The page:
Data privacy and activity tracking are in the public consciousness more than ever before, but it's not always easy to know how to keep yourself safe whenever you connect to the web. One of the most effective security measures is to set up a VPN across your devices.
As we'll explain below, a VPN - or Virtual Private Network - creates a private, encrypted tunnel between you and the web, making it much harder for hackers, governments, ISPs and the person sitting on the next table in your coffee shop to see what you're doing.
The basics of a VPN
Simply put, VPNs let you access one network from another. Rather than connecting to the internet directly, you go through an intermediary, which means the sites you're visiting and the apps you're using don't necessarily know where you are or who you are (though don't assume VPNs always give you complete anonymity, because they don't).
They originally began as an option for businesses, letting employees log into secure company networks even while they were sat at home. Now they're becoming increasingly popular for ordinary users too.
There's a certain amount of trust here, because you're routing your internet traffic through the VPN provider's network, and so you need to pick a reliable one (see below for more details on this). You still need your Internet Service Provider (ISP) to get online, but all your ISP can see is your VPN connection - not where you go after that.
It's not quite the same as being anonymous though: your VPN will know who you are because you've logged in using your username and password. Facebook will know who you are for the same reason, and so on. Think of a VPN as a way of bolstering privacy and security, rather than a method for making you completely invisible online.
How a VPN protects you
One of the key benefits of a VPN, and the reason many people rely on one, is the extra security it gives you - particularly on public Wi-Fi networks like those you're going to find in coffee shops or hotels.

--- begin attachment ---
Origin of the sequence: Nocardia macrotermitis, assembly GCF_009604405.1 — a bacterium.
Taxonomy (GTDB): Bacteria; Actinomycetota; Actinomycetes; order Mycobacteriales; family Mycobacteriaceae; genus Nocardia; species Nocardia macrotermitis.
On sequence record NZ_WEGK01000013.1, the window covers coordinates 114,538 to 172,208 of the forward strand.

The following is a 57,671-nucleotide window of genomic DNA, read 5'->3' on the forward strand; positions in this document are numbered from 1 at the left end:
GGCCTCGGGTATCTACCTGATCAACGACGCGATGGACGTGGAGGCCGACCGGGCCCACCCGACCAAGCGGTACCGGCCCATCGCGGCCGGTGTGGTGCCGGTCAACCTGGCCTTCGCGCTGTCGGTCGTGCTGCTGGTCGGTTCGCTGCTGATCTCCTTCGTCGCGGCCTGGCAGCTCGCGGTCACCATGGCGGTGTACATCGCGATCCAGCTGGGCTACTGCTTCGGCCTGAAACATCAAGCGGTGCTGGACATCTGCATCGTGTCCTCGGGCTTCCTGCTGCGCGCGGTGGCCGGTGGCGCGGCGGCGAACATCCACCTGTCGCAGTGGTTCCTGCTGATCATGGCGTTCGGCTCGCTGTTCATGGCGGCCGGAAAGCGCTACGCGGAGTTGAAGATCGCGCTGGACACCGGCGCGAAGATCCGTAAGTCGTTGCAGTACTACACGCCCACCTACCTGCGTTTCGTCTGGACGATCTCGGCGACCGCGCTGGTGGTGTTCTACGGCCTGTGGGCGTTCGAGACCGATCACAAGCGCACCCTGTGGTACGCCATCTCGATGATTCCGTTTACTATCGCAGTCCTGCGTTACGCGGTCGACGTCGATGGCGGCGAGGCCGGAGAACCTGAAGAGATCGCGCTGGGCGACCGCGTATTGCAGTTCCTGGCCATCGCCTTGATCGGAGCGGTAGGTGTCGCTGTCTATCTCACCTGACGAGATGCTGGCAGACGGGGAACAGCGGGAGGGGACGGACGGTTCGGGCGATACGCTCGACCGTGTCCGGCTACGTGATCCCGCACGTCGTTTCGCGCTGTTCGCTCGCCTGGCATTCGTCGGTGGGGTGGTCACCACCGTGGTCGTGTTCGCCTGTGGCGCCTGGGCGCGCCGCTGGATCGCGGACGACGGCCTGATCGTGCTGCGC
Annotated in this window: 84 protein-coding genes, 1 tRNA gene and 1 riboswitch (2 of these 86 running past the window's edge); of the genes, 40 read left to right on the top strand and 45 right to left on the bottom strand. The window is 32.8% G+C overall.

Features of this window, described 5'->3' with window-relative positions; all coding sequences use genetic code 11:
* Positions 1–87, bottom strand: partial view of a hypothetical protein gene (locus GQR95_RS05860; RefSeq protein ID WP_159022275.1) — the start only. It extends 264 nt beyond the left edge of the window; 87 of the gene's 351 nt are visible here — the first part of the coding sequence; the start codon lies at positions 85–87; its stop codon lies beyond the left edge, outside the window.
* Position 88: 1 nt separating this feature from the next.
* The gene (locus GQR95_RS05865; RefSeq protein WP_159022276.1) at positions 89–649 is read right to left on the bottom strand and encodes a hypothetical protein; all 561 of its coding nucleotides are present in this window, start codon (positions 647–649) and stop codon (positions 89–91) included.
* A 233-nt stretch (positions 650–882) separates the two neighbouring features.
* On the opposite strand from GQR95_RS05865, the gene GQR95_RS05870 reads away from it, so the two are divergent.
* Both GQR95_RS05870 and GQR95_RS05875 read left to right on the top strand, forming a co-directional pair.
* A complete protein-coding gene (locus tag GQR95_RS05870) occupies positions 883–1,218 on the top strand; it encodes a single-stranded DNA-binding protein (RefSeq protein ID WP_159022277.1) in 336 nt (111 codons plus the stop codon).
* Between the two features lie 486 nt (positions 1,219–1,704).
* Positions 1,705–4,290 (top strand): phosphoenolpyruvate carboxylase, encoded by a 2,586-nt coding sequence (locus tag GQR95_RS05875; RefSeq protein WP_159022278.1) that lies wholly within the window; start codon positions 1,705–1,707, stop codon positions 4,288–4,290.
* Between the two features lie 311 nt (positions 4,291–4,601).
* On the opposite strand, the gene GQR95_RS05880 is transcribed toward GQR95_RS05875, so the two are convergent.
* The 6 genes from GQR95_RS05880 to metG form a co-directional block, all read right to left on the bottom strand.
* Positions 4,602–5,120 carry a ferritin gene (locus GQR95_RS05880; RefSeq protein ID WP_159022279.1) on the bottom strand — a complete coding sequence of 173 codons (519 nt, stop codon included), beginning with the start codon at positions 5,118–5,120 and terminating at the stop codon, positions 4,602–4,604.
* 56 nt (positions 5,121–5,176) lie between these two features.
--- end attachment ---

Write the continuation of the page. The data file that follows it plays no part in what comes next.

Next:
Everything sent from and received by your computer or mobile device is encrypted by your VPN provider, so even if someone happens to be listening in, they won't be able to make sense of the data they get. This is probably the number one reason to get a VPN installed, especially if you do a lot of travelling.
You can use VPNs to spoof your location too, which makes them popular with users who want to stream content or buy software from other regions in the world (though the likes of Netflix have started clamping down on viewers who use a VPN in this way).
There's also the issue of ISP and government snooping (check your local laws for details). While a VPN doesn't completely guarantee that the authorities can't check what you get up to online, it makes their job much harder.
Choosing a VPN
We won't go into a detailed breakdown of competing VPN services here, but the good news is there are plenty of them to choose from.
As with any software you set up on your computer, take your time with your research - look for companies with a solid online reputation, who've been in business a long time and come recommended by other users and the tech experts who know what they're talking about (at least in theory).
While you can find free VPNs out there, it's usually a good idea to sacrifice a few pennies a month for a paid-for service. As with anything else in life, you get what you pay for, and the premium VPNs typically offer a more stable, secure, reliable service.
Among the VPNs we've had good experiences with in the past, and that come highly recommended by others, are IPVanish VPN, NordVPN, AirVPN, StrongVPN, and KeepSolid VPN, but that's by no means an exhaustive list.
Look for VPNs that support the OpenVPN protocol, have a good range of clients and are easy to set up - as well as those that are competitively priced, of course. Many claim to keep user logging down to a minimum, but always check the small print (in the end, you're really just trusting your VPN provider to do what it says it will do).
Setting up a VPN
We can't walk you through the setup process for every VPN out there, but we will show you the method for one - essentially they're all pretty similar (and they all usually list simple setup as one of their selling points, so there's nothing difficult to work through).
Here we're choosing AirVPN, which will set you back €7 (£6) a month or €54 (£46) a year. When you've registered for an AirVPN account, and specified which plan you want to go for and how you want to pay for it, you're then ready to configure the service.
Choose your platform (Windows, Mac, Linux, iOS or Android) and you get step-by-step instructions for getting connected. For desktops and laptops the easiest option is to install the client software and connect through that.
Once the software is up and running you need to choose a server to connect to or let AirVPN choose for you - after the connection is completed the AirVPN icon turns green to let you know everything's working normally.
Getting online through AirVPN on Android and iOS devices is slightly more complicated but again there are step-by-step instructions - it's a question of opening up your mobile browser and visiting AirVPN's servers to establish a secure connection.
Header image: IPVanish
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